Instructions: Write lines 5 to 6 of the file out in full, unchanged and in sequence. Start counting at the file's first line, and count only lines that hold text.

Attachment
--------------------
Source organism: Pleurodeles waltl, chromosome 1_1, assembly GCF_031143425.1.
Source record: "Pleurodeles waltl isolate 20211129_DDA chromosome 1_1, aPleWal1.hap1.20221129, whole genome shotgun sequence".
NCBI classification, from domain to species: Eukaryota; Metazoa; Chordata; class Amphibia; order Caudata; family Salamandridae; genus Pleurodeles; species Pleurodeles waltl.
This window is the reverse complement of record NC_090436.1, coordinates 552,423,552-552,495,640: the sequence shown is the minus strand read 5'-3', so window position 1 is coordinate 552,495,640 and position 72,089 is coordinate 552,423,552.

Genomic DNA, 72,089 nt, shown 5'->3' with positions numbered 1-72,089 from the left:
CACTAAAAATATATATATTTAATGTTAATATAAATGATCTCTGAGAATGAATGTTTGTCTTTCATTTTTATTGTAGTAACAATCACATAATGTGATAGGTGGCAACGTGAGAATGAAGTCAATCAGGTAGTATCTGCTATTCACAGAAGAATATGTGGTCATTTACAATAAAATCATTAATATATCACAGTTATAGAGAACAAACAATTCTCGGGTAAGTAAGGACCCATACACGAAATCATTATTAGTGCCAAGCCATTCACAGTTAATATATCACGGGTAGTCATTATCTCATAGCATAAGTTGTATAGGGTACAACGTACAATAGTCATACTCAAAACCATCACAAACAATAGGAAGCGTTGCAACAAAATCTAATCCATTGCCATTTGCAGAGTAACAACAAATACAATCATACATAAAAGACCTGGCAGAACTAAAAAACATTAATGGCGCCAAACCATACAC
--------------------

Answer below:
Genomic DNA, 72,089 nt, shown 5'->3' with positions numbered 1-72,089 from the left:
CACTAAAAATATATATATTTAATGTTAATATAAATGATCTCTGAGAATGAATGTTTGTCTTTCATTTTTATTGTAGTAACAATCACATAATGTGATAGGTGGCAACGTGAGAATGAAGTCAATCAGGTAGTATCTGCTATTCACAGAAGAATATGTGGTCATTTACAATAAAATCATTAATATATCACAGTTATAGAGAACAAACAATTCTCGGGTAAGTAAGGACCCATACACGAAATCATTATTAGTGCCAAGCCATTCACAGTTAATATATCACGGGTAGTCATTATCTCATAGCATAAGTTGTATAGGGTACAACGTACAATAGTCATACTCAAAACCATCACAAACAATAGGAAGCGTTGCAACAAAATCTAATCCATTGCCATTTGCAGAGTAACAACAAATACAATCATACATAAAAGACCTGGCAGAACTAAAAAACATTAATGGCGCCAAACCATACAC